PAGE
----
The annual Feast of All Saints is a celebration of our communion with men and women over the centuries who are joined with us in the spiritual communion of the Church. Here is how the Catechism explains the deep ties between ourselves and previous generations of Christians who have followed Christ to the end:
'It is not merely by the title of example that we cherish the memory of those in heaven; we seek, rather, that by this devotion to the exercise of fraternal charity the union of the whole Church in the Spirit may be strengthened. Exactly as Christian communion among our fellow pilgrims brings us closer to Christ, so our communion with the saints joins us to Christ, from whom as from its fountain and head issues all grace, and the life of the People of God itself.
We worship Christ as God's Son; we love the martyrs as the Lord's disciples and imitators, and rightly so because of their matchless devotion towards their king and master. May we also be their companions and fellow disciples!
In full consciousness of this communion of the whole Mystical Body of Jesus Christ, the Church in its pilgrim members, from the very earliest days of the Christian religion, has honoured with great respect the memory of the dead; and 'because it is a holy and a wholesome thought to pray for the dead that they may be loosed from their sins' she offers her suffrages for them. Our prayer for them is capable not only of helping them, but also of making their intercession for us effective.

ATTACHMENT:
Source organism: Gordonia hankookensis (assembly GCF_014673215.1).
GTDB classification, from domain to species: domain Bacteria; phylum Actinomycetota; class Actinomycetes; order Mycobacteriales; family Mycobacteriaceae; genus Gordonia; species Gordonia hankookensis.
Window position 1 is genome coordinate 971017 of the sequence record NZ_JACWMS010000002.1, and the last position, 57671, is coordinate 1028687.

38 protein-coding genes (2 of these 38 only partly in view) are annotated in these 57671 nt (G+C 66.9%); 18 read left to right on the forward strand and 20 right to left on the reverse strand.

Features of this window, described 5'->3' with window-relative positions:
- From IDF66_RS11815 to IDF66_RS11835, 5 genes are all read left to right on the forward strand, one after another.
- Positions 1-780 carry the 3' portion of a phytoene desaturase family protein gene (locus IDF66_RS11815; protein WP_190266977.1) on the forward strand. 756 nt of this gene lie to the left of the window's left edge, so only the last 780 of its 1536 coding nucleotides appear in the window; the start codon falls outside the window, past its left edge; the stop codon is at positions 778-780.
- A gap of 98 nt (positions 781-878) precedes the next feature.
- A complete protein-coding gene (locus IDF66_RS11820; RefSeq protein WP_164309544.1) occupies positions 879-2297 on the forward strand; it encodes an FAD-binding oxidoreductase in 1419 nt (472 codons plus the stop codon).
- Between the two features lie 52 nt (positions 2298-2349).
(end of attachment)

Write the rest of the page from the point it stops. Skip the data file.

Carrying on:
In the one family of God. For if we continue to love one another and to join in praising the Most Holy Trinity - all of us who are sons of God and form one family in Christ - we will be faithful to the deepest vocation of the Church. (para. 957-959).
Here Bishop Robert Barron expands on the profound meaning and spirituality of being part of the Communion of Saints: